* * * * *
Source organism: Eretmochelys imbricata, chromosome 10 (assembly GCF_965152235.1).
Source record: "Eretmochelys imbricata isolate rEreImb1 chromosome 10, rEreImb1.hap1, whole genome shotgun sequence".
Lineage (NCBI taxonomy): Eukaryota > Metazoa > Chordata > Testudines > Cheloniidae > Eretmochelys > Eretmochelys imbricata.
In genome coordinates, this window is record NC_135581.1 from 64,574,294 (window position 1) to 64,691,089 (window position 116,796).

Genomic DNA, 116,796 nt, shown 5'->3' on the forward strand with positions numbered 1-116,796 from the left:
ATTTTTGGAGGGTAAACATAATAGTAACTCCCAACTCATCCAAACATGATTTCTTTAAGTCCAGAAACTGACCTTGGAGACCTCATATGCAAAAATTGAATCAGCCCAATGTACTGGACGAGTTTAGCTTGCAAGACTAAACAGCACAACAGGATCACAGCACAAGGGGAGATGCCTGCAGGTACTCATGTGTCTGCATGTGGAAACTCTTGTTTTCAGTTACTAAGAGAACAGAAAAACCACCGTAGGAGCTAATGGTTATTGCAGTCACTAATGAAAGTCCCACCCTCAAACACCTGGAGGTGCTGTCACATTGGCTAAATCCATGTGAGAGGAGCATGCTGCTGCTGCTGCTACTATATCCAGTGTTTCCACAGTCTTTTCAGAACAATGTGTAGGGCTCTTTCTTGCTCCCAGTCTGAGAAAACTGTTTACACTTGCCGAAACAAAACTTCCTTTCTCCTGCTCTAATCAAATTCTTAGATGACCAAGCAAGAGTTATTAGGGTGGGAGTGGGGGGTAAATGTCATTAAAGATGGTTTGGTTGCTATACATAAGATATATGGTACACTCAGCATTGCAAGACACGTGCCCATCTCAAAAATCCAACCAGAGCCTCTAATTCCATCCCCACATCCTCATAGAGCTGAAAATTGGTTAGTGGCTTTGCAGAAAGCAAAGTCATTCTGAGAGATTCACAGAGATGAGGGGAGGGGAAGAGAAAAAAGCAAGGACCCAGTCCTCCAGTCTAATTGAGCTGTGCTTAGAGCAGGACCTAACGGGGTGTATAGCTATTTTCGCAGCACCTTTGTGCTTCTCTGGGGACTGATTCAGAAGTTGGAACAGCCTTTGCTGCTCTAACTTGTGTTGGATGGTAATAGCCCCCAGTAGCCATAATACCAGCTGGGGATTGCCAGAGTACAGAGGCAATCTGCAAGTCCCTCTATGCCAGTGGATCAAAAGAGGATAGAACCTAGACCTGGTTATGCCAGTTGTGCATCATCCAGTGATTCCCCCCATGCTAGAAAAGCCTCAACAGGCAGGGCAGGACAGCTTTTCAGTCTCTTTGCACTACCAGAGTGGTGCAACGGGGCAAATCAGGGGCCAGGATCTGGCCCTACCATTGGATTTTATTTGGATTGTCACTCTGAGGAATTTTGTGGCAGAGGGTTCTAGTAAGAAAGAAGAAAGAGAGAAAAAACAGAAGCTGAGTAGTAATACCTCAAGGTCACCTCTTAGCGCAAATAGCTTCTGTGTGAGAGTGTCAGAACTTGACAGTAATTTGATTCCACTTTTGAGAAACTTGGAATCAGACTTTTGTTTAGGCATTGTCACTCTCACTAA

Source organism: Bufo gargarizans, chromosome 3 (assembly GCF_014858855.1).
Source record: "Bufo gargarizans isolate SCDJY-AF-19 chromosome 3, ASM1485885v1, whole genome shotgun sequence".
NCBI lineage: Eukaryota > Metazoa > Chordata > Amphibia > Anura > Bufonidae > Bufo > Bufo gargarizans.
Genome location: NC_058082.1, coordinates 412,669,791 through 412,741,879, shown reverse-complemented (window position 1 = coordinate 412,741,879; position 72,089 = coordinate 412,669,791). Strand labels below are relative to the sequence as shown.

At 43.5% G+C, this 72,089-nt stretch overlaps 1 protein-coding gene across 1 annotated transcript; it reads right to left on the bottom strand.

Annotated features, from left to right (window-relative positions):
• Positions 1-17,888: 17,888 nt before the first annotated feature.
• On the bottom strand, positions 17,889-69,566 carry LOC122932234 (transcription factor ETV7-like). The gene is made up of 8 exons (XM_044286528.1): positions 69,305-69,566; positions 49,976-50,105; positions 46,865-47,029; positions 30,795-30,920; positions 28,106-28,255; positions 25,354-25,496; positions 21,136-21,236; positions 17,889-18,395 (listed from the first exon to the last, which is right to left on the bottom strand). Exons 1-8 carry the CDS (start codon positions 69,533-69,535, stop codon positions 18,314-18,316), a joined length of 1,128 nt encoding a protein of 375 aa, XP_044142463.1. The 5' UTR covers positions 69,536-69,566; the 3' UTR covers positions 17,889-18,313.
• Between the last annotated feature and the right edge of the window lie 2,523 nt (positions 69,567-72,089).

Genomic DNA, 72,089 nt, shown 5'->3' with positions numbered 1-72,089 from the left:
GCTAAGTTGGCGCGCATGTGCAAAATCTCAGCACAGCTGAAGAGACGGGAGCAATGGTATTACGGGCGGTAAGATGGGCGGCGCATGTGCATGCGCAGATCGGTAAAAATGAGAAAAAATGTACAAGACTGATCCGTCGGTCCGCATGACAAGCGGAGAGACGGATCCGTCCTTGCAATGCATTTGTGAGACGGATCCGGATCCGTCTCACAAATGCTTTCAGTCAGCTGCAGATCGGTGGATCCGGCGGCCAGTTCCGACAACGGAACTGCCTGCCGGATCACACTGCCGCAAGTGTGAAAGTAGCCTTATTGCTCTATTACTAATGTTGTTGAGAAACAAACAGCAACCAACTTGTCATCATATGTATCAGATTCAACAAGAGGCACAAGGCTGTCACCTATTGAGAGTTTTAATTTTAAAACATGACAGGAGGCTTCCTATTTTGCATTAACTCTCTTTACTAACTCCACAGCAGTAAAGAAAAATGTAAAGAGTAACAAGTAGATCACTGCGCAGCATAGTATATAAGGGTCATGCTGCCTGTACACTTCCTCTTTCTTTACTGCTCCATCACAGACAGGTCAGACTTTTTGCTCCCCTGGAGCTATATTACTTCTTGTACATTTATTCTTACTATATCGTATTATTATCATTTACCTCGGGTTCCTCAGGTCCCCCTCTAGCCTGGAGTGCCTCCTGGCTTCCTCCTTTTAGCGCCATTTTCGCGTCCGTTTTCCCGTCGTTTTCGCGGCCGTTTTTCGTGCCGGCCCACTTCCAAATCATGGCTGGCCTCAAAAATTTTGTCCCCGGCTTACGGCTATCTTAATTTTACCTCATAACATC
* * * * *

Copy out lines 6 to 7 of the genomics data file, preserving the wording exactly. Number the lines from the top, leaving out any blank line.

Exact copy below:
ATTTTTGGAGGGTAAACATAATAGTAACTCCCAACTCATCCAAACATGATTTCTTTAAGTCCAGAAACTGACCTTGGAGACCTCATATGCAAAAATTGAATCAGCCCAATGTACTGGACGAGTTTAGCTTGCAAGACTAAACAGCACAACAGGATCACAGCACAAGGGGAGATGCCTGCAGGTACTCATGTGTCTGCATGTGGAAACTCTTGTTTTCAGTTACTAAGAGAACAGAAAAACCACCGTAGGAGCTAATGGTTATTGCAGTCACTAATGAAAGTCCCACCCTCAAACACCTGGAGGTGCTGTCACATTGGCTAAATCCATGTGAGAGGAGCATGCTGCTGCTGCTGCTACTATATCCAGTGTTTCCACAGTCTTTTCAGAACAATGTGTAGGGCTCTTTCTTGCTCCCAGTCTGAGAAAACTGTTTACACTTGCCGAAACAAAACTTCCTTTCTCCTGCTCTAATCAAATTCTTAGATGACCAAGCAAGAGTTATTAGGGTGGGAGTGGGGGGTAAATGTCATTAAAGATGGTTTGGTTGCTATACATAAGATATATGGTACACTCAGCATTGCAAGACACGTGCCCATCTCAAAAATCCAACCAGAGCCTCTAATTCCATCCCCACATCCTCATAGAGCTGAAAATTGGTTAGTGGCTTTGCAGAAAGCAAAGTCATTCTGAGAGATTCACAGAGATGAGGGGAGGGGAAGAGAAAAAAGCAAGGACCCAGTCCTCCAGTCTAATTGAGCTGTGCTTAGAGCAGGACCTAACGGGGTGTATAGCTATTTTCGCAGCACCTTTGTGCTTCTCTGGGGACTGATTCAGAAGTTGGAACAGCCTTTGCTGCTCTAACTTGTGTTGGATGGTAATAGCCCCCAGTAGCCATAATACCAGCTGGGGATTGCCAGAGTACAGAGGCAATCTGCAAGTCCCTCTATGCCAGTGGATCAAAAGAGGATAGAACCTAGACCTGGTTATGCCAGTTGTGCATCATCCAGTGATTCCCCCCATGCTAGAAAAGCCTCAACAGGCAGGGCAGGACAGCTTTTCAGTCTCTTTGCACTACCAGAGTGGTGCAACGGGGCAAATCAGGGGCCAGGATCTGGCCCTACCATTGGATTTTATTTGGATTGTCACTCTGAGGAATTTTGTGGCAGAGGGTTCTAGTAAGAAAGAAGAAAGAGAGAAAAAACAGAAGCTGAGTAGTAATACCTCAAGGTCACCTCTTAGCGCAAATAGCTTCTGTGTGAGAGTGTCAGAACTTGACAGTAATTTGATTCCACTTTTGAGAAACTTGGAATCAGACTTTTGTTTAGGCATTGTCACTCTCACTAA

Source organism: Bufo gargarizans, chromosome 3 (assembly GCF_014858855.1).